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Martin Paul Eve

Professor of Literature, Technology and Publishing at Birkbeck, University of London

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This post is part of an ongoing series where I intend to develop my full personal (not institutional) response to the HE Green Paper. Comments are welcome to refine this.

The Green Paper asks in Question 18:

a) Do you agree with the proposed changes to the higher education architecture? Please give reasons for your answer.

b) To what extent should the OfS have the power to contract out its functions to separate bodies?

c) If you agree, which functions should the OfS be able to contract out?

d) What are your views on the proposed options for allocating Teaching Grant? Please give reasons for your answer

Provisional response:


The proposed changes to the HE architecture strike me as an expensive exercise in re-branding. There does not seem to be any function in the existing system that is not needed in the new setup. HEFCE is, apparently, to be disbanded while all of its functions either end up in the “Office for Students” or under a funding stream of “Research UK”, as per the Nurse review. Although a cost is cited of £40m to oversee these entities as they exist, the acknowledged brilliance of HEFCE’s existing expertise is entirely worth it. If, as a result of this proposal, we lose some of the expertise at HEFCE (which carries the broad confidence of the sector) then it will be a dark day for the future of HE, for the same of saving a relatively small amount of money.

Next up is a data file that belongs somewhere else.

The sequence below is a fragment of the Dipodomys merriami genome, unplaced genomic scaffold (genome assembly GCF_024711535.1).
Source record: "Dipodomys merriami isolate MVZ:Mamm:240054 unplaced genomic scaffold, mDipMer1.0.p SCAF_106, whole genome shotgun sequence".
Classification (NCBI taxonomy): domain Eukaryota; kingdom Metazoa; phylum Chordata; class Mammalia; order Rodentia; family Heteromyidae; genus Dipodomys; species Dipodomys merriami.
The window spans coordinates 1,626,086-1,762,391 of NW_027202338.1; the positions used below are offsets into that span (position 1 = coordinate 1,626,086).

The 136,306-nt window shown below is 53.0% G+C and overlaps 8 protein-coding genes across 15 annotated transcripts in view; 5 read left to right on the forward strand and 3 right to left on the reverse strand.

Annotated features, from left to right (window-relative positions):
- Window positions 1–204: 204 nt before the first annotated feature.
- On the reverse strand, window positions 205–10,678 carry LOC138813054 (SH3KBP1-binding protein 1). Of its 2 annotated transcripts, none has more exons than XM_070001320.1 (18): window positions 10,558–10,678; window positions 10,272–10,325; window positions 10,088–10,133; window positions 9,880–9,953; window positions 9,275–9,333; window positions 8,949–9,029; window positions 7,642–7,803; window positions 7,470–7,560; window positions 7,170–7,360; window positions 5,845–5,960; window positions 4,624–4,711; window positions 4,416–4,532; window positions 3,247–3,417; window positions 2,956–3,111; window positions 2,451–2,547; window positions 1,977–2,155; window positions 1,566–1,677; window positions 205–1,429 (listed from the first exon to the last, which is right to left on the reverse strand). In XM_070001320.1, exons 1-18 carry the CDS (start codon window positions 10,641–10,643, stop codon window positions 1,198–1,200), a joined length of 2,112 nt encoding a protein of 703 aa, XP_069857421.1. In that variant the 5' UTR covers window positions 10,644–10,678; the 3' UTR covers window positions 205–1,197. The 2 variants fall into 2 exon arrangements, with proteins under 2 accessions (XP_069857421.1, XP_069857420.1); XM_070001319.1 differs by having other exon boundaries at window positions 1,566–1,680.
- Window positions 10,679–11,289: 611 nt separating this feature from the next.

The fundamental downside of the proposed reconfiguration, though, is a separation of teaching and research that does not make sense in the HE system. It is a singular benefit of the current system that research and teaching span multiple organisations that each have expertise in the crossovers between these areas. Losing this link will cause substantial damage to both research and teaching, which mutually inform one another, both epistemologically and economically.

Again, however, I also draw attention to the problems of viewing HE as a consumer good through the eyes of students, outlined in my responses to other questions. For, while it is laudable to seek to “approach higher education regulation through a student lens”, the problem is, as the Paper acknowledges, that the good of HE is not just to students but also “the broader benefits to society”. If HE institutions provide those broader benefits – to society and to employers – but regulation is viewed solely through the student-as-consumer (and the “customer is always right” paradigm) then we risk jeopardizing those very benefits that justify the intervention of government in the HE sector.


If the OfS contracts out its functions, then the simplicity of streamlining the process that is sought is instantly negated as a whole network of independent entities come into play.


No response.


I am not convinced that the provision for prioritizing teaching grant is sufficiently arms-length, at present. Although there are nods to institutional autonomy, if a limited number of players are working in a field, then realistically Ministers will be able to directly channel funds to preferred spaces.